The problem, I think, which leads people to end up believing that Free Market Capitalism is bound to fail, or has failed is the undue importance to human greed which people attribute to an unregulated economy. It is common to hear people say of the collapse of Lehman Brothers that "Isn't it obvious? When you let people indulge their greed unabatedly, there is bound to be such failures. We should restrict their blatant freedom!". But this is a knee jerk reaction. One which casts a doubt over a system based on the symptoms of the affliction ailing it, and not the cause. This is beautifully described in an article by Quinglian He, a chinese economist. When asked "Does The Free Markets Corrode Moral Character" she replies "No" and rightly points out -

"Ofcourse, the market economy is not a perfect system. But the market's flaws stem from the actions and motivations of its human participations rather from its design"

Free markets allow us to be what we are. It gives all of us a playing field where we compete based on merit and the rewards are directly proportional to the level of risk we are willing to take based on the merit of our judgements and capability. Free markets nurture the individual's rights and allow him to pursue his goals. It is also a test to his character and as Tyler Cowen points out,

"By placing more wealth and resources at our disposal, [free market] tends to boost and accentuate whatever character tendencies we already possess."

Ayn Rand wrote in her book "Capitalism: The Unknown Ideal" about the form, nature and purpose of government as being a means to protect man's right - protecting him from physical violence. It is from the person who is bound to utilize the unregulated free market for personal corruption and greed, that the government needs to protect others from. Not regulate the system itself. Any other interference by the government in the functioning of the market is detrimental. But most people find this line of reasoning a hard pill to swallow. Today when governments around the globe are bending backwards to come up with plans to 'bail out' underperforming financial institutions, it seems a far cry for anyone to keep believing in the merits of 'unabated capitalism' and the extent of greed of people who are not regulated.

But, this is again a case of assigning blame to the symptom and not the cause. It is a mistake to point blame at the capitalist ideaology for the current financial industry meltdown, because it is not under a purely capitalist system that these financial institutions functioned. Observe the conditions of pseudo-capitalism which has been at the commanding heights of every major economy in the world today. There is always an ever present creditor of final resort which each of these countries have - a central bank. As rightly pointed out by this article,

"Additionally, the only reason why the government-sponsored enterprises (GSEs) Fannie Mae and Freddie Mac were able to guarantee nearly $5 trillion in home loands with merely $100 billion in net equity is that both their management and other market operators knew that the government would step in if things took a turn for the worse. Acting as lenders of last resort, the Federal Deposit Insuarance Corporation (FDIC), the treasury department, and the Federal Reserve Bank fueled the crisis by encouraging a decade of careless lending"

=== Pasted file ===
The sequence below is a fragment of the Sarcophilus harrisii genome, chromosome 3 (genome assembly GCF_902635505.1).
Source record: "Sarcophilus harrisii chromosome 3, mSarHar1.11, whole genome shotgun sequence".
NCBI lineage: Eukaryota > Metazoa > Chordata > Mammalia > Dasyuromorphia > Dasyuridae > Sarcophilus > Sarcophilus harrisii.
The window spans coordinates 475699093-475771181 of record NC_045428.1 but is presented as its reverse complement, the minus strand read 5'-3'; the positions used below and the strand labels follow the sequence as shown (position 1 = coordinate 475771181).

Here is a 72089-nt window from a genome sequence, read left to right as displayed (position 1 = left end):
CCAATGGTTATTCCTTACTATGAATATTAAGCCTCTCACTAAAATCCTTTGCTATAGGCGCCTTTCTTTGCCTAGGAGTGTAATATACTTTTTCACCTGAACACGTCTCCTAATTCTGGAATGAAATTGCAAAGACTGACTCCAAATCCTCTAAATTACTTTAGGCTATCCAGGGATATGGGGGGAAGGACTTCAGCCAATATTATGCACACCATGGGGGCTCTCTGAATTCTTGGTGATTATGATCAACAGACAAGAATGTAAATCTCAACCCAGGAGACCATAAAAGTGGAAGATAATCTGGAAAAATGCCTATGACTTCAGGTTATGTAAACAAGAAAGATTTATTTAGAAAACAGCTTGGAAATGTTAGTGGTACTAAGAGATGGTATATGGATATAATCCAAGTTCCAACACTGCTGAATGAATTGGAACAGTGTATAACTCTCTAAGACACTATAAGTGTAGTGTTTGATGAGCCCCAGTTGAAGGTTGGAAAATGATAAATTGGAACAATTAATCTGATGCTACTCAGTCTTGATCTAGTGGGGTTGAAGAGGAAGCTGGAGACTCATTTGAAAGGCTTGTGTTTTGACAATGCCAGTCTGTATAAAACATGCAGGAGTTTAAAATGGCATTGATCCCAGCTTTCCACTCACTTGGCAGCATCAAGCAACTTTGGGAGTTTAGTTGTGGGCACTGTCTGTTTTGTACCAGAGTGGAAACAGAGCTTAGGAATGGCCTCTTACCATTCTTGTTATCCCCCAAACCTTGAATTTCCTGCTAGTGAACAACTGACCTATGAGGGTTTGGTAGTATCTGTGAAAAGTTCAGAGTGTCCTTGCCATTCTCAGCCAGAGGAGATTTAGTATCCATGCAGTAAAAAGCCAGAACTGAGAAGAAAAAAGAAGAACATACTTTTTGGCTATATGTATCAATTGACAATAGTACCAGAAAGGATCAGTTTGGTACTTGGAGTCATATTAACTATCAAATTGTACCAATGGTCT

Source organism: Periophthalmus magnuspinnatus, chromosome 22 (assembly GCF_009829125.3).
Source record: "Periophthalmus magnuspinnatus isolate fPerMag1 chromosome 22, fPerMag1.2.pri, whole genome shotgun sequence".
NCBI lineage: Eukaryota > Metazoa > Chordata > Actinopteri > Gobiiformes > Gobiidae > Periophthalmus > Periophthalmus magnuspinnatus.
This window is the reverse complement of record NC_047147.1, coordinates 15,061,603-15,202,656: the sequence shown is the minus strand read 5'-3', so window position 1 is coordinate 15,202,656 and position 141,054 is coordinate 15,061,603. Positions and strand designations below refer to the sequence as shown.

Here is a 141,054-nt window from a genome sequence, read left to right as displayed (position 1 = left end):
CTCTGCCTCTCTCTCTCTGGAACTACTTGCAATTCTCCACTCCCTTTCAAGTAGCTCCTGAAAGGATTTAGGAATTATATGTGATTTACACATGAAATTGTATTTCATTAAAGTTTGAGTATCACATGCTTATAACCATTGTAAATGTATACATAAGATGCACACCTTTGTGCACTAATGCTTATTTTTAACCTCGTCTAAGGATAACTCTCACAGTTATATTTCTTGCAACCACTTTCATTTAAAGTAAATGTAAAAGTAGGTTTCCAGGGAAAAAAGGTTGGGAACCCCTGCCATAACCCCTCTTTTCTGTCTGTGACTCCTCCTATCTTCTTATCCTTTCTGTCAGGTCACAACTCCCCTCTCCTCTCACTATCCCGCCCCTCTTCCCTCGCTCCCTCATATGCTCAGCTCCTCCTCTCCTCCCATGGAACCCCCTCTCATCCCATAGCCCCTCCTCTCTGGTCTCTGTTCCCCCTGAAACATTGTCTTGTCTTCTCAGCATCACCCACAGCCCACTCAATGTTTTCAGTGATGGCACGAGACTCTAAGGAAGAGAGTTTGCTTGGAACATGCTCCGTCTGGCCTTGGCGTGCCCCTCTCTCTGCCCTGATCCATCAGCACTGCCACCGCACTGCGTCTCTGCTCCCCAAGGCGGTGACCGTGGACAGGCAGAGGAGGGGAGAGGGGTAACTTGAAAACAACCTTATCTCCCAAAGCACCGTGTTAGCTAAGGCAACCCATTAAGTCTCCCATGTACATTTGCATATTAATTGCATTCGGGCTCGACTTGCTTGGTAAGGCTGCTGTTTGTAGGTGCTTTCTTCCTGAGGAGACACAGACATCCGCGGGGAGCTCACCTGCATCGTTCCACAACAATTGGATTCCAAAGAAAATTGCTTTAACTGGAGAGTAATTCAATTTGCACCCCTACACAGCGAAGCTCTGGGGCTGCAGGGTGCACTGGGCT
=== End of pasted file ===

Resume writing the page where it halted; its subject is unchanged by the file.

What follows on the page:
A classic case of a Moral Hazard where the proper functioning of a free market does not happen because the players are tempted to risk more than what their judgements and analysis lead them to believe, because a pseudo net is ever apparent to cushion their fall. Free markets punish those who make unwise decisions and reward only those who take calculated risks. Free market success stories are those which exhibit fundamental growth and true value creation as against a 'sentiment' based growth.

There are many opinions about the bailout plans which are unfolding around the world - most, even pro-libertarian ones are saying that maybe a bailout was inevitable. But interventionist solutions are unfortunately never better than what a free market can come up with - in the long run. It is almost uncanny to see how the 'bailouts' have started popping up across the world after the US Treasury department came up with the $700 billion plan. It is seen as the repercussion of the failure of the 'capitalist bastion' of United States of America and leads many an undecided mind to disbelieve the essential efficiency of a free market.

To such doubters, I can only say - please observe where you cast the shadows of your doubts. The world may not be facing this problem in the first place had the true ideals of Free Markets been adhered to. The question of greed and favouritism does not hold too much merit in a free market economy because, like Milton Friedman said,